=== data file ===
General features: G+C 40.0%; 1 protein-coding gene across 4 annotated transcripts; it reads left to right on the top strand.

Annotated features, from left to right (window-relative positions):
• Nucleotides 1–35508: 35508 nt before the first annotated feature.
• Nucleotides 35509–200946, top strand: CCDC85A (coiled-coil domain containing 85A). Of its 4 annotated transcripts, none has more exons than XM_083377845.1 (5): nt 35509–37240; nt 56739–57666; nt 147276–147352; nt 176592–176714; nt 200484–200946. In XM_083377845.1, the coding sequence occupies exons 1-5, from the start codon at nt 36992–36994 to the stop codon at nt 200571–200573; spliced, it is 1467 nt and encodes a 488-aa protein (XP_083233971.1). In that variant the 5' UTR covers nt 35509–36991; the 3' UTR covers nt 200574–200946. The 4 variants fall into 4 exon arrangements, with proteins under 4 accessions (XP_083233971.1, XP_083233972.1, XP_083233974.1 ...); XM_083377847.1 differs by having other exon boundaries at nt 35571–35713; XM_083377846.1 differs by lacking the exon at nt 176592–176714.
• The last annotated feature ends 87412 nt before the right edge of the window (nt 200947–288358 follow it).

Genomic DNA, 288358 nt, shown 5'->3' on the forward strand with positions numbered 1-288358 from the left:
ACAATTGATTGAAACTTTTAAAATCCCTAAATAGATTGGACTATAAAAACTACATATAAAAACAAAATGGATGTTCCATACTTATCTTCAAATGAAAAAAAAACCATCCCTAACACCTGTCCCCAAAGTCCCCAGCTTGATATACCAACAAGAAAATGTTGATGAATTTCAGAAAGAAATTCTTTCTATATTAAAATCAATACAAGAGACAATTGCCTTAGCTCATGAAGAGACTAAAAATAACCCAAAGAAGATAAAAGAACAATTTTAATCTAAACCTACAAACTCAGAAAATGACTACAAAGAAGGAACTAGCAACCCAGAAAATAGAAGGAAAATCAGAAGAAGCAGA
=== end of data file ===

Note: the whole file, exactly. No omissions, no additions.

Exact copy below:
General features: G+C 40.0%; 1 protein-coding gene across 4 annotated transcripts; it reads left to right on the top strand.

Annotated features, from left to right (window-relative positions):
• Nucleotides 1–35508: 35508 nt before the first annotated feature.
• Nucleotides 35509–200946, top strand: CCDC85A (coiled-coil domain containing 85A). Of its 4 annotated transcripts, none has more exons than XM_083377845.1 (5): nt 35509–37240; nt 56739–57666; nt 147276–147352; nt 176592–176714; nt 200484–200946. In XM_083377845.1, the coding sequence occupies exons 1-5, from the start codon at nt 36992–36994 to the stop codon at nt 200571–200573; spliced, it is 1467 nt and encodes a 488-aa protein (XP_083233971.1). In that variant the 5' UTR covers nt 35509–36991; the 3' UTR covers nt 200574–200946. The 4 variants fall into 4 exon arrangements, with proteins under 4 accessions (XP_083233971.1, XP_083233972.1, XP_083233974.1 ...); XM_083377847.1 differs by having other exon boundaries at nt 35571–35713; XM_083377846.1 differs by lacking the exon at nt 176592–176714.
• The last annotated feature ends 87412 nt before the right edge of the window (nt 200947–288358 follow it).

Genomic DNA, 288358 nt, shown 5'->3' on the forward strand with positions numbered 1-288358 from the left:
ACAATTGATTGAAACTTTTAAAATCCCTAAATAGATTGGACTATAAAAACTACATATAAAAACAAAATGGATGTTCCATACTTATCTTCAAATGAAAAAAAAACCATCCCTAACACCTGTCCCCAAAGTCCCCAGCTTGATATACCAACAAGAAAATGTTGATGAATTTCAGAAAGAAATTCTTTCTATATTAAAATCAATACAAGAGACAATTGCCTTAGCTCATGAAGAGACTAAAAATAACCCAAAGAAGATAAAAGAACAATTTTAATCTAAACCTACAAACTCAGAAAATGACTACAAAGAAGGAACTAGCAACCCAGAAAATAGAAGGAAAATCAGAAGAAGCAGA